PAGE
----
(Bloomberg) — Last week, French utility Engie SA announced it would use Google’s AI-powered wind forecasting capabilities to optimize operations at its German wind assets. The pilot program is an extension of Google’s internal work that it says enables it to generate higher revenue by scheduling hourly commitments of wind energy on the grid up to a day in advance. A Google executive calls this offering “a business recommendations tool”, which it is – but it’s also a source of intriguing and important strategic questions for Google, Engie and Big Tech in energy in general.
Google’s AI sister company, DeepMind, continues to expand its reach, scale and capabilities. Essentially, feed DeepMind a set of large, hard-to-solve problems and it can often solve them. In 2020, for example, DeepMind’s AlphaFold initiative determined the structures of proteins, a problem that a scientist in 1969 predicted would take longer than the age of the known universe if done by force. brute.
At the same time, this remarkable capability is at best incidental to the core search business of Google’s parent company Alphabet Inc., which generated more than $90 billion in operating revenue in 2021, while its groups cloud and “other bets” work on health and transportation and AI had negative operating income.
Perhaps pointing out that, less than a year after DeepMind announced its success in protein folding, it made AlphaFold free for the world. Better wind forecasting capabilities might mean almost nothing to Alphabet besides allowing it to sell more cloud services to utility customers.
For Engie, the first and most obvious application of Google’s AI is to better understand what the utility might expect from wind patterns in the future. It is essentially about avoiding risks. The 1.5 day forecast will allow Engie to predict when the wind is available and, just as importantly, to plan when it is not. This should allow the utility to better schedule its other generators to meet demand when wind supply is low.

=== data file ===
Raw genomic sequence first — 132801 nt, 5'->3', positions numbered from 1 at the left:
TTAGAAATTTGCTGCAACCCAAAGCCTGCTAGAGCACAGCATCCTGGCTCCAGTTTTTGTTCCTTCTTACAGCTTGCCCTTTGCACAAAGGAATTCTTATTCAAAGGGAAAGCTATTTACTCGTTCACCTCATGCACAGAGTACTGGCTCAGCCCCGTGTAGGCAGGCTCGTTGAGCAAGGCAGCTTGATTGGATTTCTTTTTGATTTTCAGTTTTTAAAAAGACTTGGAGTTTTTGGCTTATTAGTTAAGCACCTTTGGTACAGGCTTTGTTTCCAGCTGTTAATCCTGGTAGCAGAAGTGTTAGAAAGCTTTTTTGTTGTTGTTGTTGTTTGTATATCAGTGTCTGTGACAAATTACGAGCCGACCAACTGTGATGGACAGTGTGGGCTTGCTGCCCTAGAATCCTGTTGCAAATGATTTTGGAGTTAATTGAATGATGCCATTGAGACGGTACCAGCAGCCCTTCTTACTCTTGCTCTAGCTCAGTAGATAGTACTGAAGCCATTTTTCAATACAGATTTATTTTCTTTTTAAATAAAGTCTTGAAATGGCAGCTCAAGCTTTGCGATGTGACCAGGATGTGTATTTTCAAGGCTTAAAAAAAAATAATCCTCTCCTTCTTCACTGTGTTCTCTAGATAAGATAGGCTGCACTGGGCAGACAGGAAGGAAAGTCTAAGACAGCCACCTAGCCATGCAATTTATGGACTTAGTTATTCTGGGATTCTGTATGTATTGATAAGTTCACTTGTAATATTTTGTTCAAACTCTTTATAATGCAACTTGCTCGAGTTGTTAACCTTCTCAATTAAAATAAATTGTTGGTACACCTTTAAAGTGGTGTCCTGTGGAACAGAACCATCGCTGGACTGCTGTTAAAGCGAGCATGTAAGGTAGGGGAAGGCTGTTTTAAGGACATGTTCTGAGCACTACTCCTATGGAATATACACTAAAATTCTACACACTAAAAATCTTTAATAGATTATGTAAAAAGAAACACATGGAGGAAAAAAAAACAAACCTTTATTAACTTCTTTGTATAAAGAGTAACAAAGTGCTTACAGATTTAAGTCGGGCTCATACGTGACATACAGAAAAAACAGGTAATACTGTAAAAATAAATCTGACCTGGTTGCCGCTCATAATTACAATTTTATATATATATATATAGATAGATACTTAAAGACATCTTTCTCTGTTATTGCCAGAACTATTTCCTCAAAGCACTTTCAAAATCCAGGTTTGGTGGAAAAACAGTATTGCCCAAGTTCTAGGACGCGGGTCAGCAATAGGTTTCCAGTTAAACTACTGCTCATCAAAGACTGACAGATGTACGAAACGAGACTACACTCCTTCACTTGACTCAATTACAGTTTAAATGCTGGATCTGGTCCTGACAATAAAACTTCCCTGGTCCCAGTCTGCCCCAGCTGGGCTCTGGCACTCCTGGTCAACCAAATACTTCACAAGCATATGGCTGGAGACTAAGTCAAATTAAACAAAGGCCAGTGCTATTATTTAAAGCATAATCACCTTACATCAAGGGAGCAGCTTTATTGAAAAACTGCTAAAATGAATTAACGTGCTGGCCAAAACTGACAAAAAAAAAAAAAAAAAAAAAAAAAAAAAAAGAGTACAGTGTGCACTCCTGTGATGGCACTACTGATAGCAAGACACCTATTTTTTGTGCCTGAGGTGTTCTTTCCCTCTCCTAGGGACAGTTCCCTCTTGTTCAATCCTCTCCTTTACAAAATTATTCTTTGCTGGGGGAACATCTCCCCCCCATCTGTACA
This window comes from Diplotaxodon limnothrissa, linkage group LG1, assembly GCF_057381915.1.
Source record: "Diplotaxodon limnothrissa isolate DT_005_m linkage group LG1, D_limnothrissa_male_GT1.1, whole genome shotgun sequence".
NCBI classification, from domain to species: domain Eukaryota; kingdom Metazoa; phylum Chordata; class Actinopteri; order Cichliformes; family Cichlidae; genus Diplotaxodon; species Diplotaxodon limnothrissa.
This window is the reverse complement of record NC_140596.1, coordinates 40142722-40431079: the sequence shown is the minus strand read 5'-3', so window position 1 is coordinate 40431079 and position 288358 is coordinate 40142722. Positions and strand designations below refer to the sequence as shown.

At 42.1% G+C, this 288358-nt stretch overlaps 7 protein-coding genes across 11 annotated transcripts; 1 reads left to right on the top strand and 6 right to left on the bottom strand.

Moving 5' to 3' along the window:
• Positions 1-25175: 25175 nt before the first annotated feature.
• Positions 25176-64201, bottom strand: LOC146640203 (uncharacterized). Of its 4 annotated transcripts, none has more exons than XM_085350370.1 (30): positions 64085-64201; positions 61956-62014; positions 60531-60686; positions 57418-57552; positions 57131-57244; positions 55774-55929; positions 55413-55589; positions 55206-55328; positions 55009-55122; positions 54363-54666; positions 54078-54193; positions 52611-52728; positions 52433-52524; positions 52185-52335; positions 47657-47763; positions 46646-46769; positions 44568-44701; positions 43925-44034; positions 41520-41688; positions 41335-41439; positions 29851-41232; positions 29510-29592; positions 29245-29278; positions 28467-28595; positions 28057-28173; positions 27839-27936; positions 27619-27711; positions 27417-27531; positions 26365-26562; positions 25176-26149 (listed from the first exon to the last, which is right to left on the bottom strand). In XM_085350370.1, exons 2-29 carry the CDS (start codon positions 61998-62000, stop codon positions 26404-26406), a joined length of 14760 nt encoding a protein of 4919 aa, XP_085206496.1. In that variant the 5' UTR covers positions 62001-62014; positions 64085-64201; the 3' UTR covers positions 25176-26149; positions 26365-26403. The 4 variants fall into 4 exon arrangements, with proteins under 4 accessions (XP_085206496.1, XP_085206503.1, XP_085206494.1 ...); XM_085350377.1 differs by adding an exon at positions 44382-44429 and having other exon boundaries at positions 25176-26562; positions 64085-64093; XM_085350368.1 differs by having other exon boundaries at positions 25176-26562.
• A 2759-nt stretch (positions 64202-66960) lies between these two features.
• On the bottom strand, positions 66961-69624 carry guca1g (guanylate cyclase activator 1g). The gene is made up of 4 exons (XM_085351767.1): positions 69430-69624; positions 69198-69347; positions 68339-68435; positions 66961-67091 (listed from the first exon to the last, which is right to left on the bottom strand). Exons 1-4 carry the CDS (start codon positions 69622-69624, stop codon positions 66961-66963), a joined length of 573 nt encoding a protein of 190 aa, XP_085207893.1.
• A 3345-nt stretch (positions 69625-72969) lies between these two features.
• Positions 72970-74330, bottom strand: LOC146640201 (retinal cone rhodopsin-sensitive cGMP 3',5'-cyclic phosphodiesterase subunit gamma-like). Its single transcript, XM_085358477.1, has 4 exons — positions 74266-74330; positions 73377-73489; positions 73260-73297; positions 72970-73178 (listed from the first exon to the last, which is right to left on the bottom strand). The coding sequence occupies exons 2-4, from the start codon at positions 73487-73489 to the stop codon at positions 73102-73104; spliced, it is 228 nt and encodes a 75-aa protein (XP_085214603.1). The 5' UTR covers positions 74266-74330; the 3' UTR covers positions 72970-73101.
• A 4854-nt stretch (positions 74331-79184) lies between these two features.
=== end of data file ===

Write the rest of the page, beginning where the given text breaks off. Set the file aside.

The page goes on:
But there are other approaches these abilities could unlock for Engie as well. Knowing the wind patterns 36 hours in advance could also allow him to take on more market risk. Engie might be more willing to commit to when wind projects will produce power, and might do so further into the future than before. The company could become more confident playing in the spot electricity markets at times when prices are very high. In theory, it could even use its wind assets in a purely “market” way, completely exposed to the market price of electricity, with all the potential advantages to be captured and the disadvantages to be foreseen.
Anticipating the future for a DeepMind wind application forces us to ask ourselves several series of questions. The first set is technical. How can this technology improve? How far in time can his predictions go and how much more accurate can they become? Does Google’s set of predictions integrate well with a utility’s or independent power producer’s own planning and prediction systems?
It should be relatively easy to answer these kinds of questions, from company to company. Engineers meet engineers, software developers talk to each other, enterprise venture deals meet, and more.
The second set of questions concerns the energy market, and these are very different in nature. To what extent is an electricity market open to merchant generation? How far in advance do grid operators plan their electricity distribution? State or national electricity regulators To allow businesses to take the market risk with variable renewable generation? These questions may take some time to answer.
A final set of questions relates to regulation, politics and perhaps politics as well. Will a state utility commission decide that DeepMind-based wind forecasting technology is impossible to assess and ban its use? Will there be a political return to the influence of even narrowly and technically defined Big Tech in electricity markets? There may not be clear answers to these questions, at least not at first. But maybe they don’t matter so much in the end.
In his 2021 essay “Software Development”, independent analyst Benedict Evans states that “when software eats the world, the issues that matter stop being software issues.” In other words, the technology can penetrate a market like books, music, retail or movies – but ultimately the defining issues are those rooted in the existing industry. Take Netflix, for example. He “used technology as a wedge to get into the TV industry,” Evans writes, but “all the questions that matter to his future are TV questions,” like how long his shows will last and what will happen with sports rights.
I imagine it will be the same for artificial intelligence in energy. A better forecast should make it possible to better manage the markets. But at the same time, technology can’t change everything – and the most important questions that technology will have to answer will be the energy industry’s fundamental questions, not its own.